U.S. general: New offensive hits Haqqanis

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KABUL, Afghanistan (AP) — The U.S.-led coalition has unleashed a new offensive against one of Afghanistan’s most lethal militant networks and plans to ramp up operations next year along the border with Pakistan before the American drawdown gathers steam, the top U.S. and NATO commander in Afghanistan said Wednesday.

Marine Gen. John R. Allen told the Associated Press that the “high-intensity, sensitive” operation that began in recent days was focused on the Haqqani group, a Pakistan-based militant network with ties to the Taliban and al Qaeda. The U.S. has been urging the Pakistanis to clamp down on Haqqani fighters who are attacking Afghan and coalition forces and have been blamed for most of the high-profile attacks in the heart of Kabul.

Gen. Allen would not discuss details of the operation, which began just days ago, only saying, “Every now and again, one of these organizations that has been able to manifest itself on this side of the border is going to have to get some special attention, and that’s what’s happening now.”

In the wide-ranging interview, Gen. Allen also told the AP that the process of handing off security to Afghan forces was going to move faster than initially planned. Afghan President Hamid Karzai wants the Afghan army and police to be in the lead in protecting and defending the nation by the end of 2014.

Asked about Mullah Mohammad Omar, Gen. Allen said the Taliban’s one-eyed, reclusive leader should see this moment as his chance to become a part of the future of Afghanistan. The Taliban has said publicly that it is not interested in negotiating a peaceful resolution to the 10-year-old war, although Afghan and international officials have opened informal dialogue with some insurgents.

“There are elements that work for him that want to be part of the future of Afghanistan,” he said.

Gen. Allen said that while most of the first 10,000 American troops that President Obama ordered withdrawn from Afghanistan by the end of the year will be from support units, roughly one-third will be from combat forces — although not from hotspot areas in southern and eastern Afghanistan.

“Some of the combat forces are going to come out of the north and west,” Gen. Allen said in his office at the heavily fortified coalition headquarters in Kabul.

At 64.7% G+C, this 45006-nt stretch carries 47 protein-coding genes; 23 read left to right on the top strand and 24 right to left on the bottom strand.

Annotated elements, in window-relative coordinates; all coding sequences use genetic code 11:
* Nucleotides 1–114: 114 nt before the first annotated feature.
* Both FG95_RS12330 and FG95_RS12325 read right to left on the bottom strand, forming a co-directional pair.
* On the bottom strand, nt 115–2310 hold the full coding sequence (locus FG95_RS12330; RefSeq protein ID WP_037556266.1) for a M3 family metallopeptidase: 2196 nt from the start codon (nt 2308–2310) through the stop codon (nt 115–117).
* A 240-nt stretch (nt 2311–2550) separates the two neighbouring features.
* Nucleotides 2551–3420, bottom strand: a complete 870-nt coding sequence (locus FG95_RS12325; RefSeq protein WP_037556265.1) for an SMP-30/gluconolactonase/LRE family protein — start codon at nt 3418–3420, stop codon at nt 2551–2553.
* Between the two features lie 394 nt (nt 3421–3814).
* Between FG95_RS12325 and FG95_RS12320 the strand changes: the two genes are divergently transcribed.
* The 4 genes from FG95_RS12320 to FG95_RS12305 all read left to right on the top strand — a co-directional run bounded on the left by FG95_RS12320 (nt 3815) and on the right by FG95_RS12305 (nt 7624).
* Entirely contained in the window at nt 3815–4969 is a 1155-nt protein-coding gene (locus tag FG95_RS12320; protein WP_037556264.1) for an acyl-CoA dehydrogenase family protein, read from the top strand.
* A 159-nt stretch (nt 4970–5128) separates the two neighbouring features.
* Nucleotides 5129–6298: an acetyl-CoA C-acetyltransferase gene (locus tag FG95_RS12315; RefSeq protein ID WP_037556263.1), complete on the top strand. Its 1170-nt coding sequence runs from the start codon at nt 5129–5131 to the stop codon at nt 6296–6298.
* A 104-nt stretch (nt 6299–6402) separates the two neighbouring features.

Gen. Allen said the U.S. would be leaving medical units, mine-clearance troops, and special operations and control personnel in the north and west to support German and Italian forces stationed there.

The 10,000 troops in the first drawdown include two National Guard reserve units, one Army infantry battalion from an area of Afghanistan yet to be determined, one Marine infantry battalion deployed in the south, and military personnel working in headquarters operations and support units.

“We are thinning so one person will now do the job of two people, or we’ll decide that we’re not going to do that job anymore,” he said, adding that some of the work can be done from the United States.

He acknowledged that some civilian contractors would be hired to pick up the slack, but that “it’s not going to be a wholesale replacement.”

To satisfy Mr. Obama’s mandate to withdraw another 23,000 U.S. forces by Sept. 30 of next year, many more combat units will be tapped to leave, he said.

The international military coalition plans to end its combat mission at the end of 2014. Foreign forces still in Afghanistan after that date are to be in training or support roles.

In July, Afghan forces began taking charge of security in seven areas of the country, the first in a six-step transition process. Gen. Allen said the plan is now for the transition to be achieved in five steps — the last starting as early as the fall of 2013 instead of late 2013 or early 2014, as had been discussed.

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